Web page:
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|Title:||The application of genetic algorithms to optimisation problems in geotechnics|
|Citation:||Computers and Geotechnics, 1993; 15(1):1-19|
|Angus R. Simpson and Stephen D. Priest|
|Abstract:||The paper presents an introduction to a relatively new optimisation technique, known as genetic algorithms, and discusses its potential for application to geotechnical problems. The method of genetic algorithms is a search technique based on the mechanics of natural selection and natural genetics implemented by coding each state of a particular optimisation problem as a string of binary digits. The objective function provides a measure of the 'fitness' of each state. Further generations of the binary string are created by a process of reproduction, crossover and mutation that favours the survival of the fitter strings. An optimal, or near optimal solution is identified after a relatively small number of generations that represent only a small fraction of the complete set of possible enumerations. After a brief explanation of the principal elements of genetic algorithms the paper outlines the background theory to the identification of discontinuity frequency extrema in fractured rock masses - an optimisation problem that is computationally demanding. The technique is then implemented through a case example involving a rock structure containing up to 100 discontinuities, each one treated as a set. It is shown that genetic algorithms provide an efficient and computationally powerful optimisation technique.|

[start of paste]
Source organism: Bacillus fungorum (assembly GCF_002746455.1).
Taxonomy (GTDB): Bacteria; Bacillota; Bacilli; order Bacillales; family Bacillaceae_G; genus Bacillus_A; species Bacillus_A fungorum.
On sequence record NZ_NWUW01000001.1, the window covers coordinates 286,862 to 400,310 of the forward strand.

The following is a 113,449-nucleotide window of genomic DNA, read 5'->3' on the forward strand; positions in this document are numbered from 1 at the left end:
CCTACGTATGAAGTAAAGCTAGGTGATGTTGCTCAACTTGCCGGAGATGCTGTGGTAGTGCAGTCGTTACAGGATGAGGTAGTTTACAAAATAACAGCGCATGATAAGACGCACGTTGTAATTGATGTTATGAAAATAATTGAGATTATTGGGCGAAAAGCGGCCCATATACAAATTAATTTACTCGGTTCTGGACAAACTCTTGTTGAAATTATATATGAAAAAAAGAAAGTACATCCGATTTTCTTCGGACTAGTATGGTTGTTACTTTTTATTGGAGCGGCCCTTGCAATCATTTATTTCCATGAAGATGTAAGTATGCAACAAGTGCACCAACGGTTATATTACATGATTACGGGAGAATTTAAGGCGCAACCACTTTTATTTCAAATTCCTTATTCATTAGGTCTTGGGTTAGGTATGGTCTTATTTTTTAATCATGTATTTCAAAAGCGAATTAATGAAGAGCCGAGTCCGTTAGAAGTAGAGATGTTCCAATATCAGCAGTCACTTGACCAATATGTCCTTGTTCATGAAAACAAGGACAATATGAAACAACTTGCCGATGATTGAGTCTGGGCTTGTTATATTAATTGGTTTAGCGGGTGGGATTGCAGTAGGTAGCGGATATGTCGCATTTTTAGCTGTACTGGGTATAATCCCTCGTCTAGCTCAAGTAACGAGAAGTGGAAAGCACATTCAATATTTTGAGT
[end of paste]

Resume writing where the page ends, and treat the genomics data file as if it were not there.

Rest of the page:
|Rights:||© 1993 Elsevier Science Publishers|
|Appears in Collections:||Aurora harvest|
Civil and Environmental Engineering publications
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